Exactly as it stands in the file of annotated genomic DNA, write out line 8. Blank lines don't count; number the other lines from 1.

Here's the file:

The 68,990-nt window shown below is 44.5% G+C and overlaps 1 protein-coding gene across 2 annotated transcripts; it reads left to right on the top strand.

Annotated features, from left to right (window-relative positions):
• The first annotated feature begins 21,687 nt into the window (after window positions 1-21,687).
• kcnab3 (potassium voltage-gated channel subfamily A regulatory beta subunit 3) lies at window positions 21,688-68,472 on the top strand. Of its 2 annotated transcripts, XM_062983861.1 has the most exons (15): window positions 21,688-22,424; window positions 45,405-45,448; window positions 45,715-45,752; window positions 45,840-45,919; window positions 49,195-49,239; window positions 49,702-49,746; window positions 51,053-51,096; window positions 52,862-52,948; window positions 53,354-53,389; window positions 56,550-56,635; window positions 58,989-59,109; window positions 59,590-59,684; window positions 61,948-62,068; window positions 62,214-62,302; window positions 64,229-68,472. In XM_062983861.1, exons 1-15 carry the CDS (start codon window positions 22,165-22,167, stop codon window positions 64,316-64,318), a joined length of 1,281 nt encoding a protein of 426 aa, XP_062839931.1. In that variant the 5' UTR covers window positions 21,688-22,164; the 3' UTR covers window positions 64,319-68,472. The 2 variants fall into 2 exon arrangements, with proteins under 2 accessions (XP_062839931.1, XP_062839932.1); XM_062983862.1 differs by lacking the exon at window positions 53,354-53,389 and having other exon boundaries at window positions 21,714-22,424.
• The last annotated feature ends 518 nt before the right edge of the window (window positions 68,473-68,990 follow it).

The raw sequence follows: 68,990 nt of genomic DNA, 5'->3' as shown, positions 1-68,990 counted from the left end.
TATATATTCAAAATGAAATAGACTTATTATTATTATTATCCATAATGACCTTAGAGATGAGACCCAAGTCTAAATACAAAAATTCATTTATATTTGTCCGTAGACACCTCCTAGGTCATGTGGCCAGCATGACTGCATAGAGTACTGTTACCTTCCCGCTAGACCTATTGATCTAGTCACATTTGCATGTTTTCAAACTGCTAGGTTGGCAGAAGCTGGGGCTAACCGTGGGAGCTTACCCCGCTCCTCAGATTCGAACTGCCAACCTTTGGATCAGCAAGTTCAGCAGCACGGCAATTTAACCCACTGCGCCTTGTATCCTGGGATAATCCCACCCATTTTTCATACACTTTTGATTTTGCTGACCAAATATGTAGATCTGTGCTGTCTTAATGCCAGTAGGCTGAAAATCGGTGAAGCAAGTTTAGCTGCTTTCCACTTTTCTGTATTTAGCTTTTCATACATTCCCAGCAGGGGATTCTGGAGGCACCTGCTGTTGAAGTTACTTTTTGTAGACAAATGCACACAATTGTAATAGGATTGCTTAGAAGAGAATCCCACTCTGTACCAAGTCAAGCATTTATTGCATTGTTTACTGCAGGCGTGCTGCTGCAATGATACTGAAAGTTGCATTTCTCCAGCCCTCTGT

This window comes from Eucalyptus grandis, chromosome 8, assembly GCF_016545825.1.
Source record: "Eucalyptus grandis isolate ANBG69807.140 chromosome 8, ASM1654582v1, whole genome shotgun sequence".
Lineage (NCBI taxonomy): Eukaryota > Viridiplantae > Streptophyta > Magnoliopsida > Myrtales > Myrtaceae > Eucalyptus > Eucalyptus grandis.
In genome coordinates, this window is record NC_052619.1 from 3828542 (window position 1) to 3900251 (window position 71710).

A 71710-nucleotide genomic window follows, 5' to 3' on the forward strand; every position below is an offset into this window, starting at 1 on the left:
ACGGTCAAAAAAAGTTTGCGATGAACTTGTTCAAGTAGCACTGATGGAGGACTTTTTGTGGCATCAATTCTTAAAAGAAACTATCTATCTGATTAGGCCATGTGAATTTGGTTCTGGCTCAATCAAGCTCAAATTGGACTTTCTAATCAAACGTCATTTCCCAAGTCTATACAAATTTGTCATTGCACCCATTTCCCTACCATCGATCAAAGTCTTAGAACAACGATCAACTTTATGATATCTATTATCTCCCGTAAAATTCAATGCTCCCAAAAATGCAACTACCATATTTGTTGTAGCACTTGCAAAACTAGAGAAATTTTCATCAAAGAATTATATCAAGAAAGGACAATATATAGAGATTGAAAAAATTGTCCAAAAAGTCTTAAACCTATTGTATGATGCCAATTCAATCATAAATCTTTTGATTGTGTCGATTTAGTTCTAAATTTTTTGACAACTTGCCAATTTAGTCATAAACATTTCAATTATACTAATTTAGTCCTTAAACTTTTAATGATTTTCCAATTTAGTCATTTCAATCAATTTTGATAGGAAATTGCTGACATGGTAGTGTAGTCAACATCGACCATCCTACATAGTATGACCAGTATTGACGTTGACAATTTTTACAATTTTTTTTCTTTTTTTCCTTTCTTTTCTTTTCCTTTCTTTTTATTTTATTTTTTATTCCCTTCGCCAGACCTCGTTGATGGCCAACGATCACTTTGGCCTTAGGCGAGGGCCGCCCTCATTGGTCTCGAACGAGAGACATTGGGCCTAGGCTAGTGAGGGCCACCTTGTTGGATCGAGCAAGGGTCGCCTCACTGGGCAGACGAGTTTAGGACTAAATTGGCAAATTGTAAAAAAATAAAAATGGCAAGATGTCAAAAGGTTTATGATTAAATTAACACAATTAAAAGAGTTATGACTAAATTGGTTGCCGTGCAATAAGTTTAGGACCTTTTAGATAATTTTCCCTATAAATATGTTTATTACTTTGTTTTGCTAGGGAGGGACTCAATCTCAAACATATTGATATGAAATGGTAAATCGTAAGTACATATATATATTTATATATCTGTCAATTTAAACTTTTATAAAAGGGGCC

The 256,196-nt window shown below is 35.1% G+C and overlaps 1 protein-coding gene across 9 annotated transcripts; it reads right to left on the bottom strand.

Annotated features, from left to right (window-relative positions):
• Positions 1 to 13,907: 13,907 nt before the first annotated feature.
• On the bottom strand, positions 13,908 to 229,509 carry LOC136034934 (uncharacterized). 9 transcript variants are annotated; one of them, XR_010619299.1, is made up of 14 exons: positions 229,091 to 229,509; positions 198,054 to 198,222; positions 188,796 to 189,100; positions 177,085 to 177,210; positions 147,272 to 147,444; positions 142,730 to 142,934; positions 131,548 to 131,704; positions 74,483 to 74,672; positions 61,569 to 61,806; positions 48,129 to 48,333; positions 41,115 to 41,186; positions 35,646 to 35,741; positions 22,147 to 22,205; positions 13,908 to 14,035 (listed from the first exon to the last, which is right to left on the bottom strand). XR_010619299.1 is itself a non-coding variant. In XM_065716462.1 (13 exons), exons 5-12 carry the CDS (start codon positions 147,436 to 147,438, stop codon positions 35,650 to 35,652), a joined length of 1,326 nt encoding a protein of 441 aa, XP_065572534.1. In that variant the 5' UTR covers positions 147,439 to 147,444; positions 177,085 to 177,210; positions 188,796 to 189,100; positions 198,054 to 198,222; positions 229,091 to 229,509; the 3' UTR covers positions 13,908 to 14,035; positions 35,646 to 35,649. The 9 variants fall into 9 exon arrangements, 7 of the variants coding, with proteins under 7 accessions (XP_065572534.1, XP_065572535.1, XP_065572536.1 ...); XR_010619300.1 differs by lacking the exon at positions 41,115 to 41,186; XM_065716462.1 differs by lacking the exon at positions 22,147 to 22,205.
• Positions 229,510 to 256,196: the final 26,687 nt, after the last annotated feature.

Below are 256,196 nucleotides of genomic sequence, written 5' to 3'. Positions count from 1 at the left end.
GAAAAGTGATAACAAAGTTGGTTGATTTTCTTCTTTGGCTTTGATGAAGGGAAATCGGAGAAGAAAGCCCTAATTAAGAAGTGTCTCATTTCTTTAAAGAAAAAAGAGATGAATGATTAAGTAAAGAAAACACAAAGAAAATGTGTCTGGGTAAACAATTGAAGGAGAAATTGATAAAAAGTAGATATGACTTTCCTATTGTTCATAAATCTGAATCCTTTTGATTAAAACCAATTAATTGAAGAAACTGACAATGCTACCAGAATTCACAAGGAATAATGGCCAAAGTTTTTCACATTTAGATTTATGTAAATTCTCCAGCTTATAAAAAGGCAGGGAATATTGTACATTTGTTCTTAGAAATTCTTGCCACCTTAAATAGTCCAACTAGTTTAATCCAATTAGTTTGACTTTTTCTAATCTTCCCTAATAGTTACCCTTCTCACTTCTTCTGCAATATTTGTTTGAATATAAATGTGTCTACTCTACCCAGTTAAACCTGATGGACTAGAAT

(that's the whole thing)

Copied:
This window comes from Eucalyptus grandis, chromosome 8, assembly GCF_016545825.1.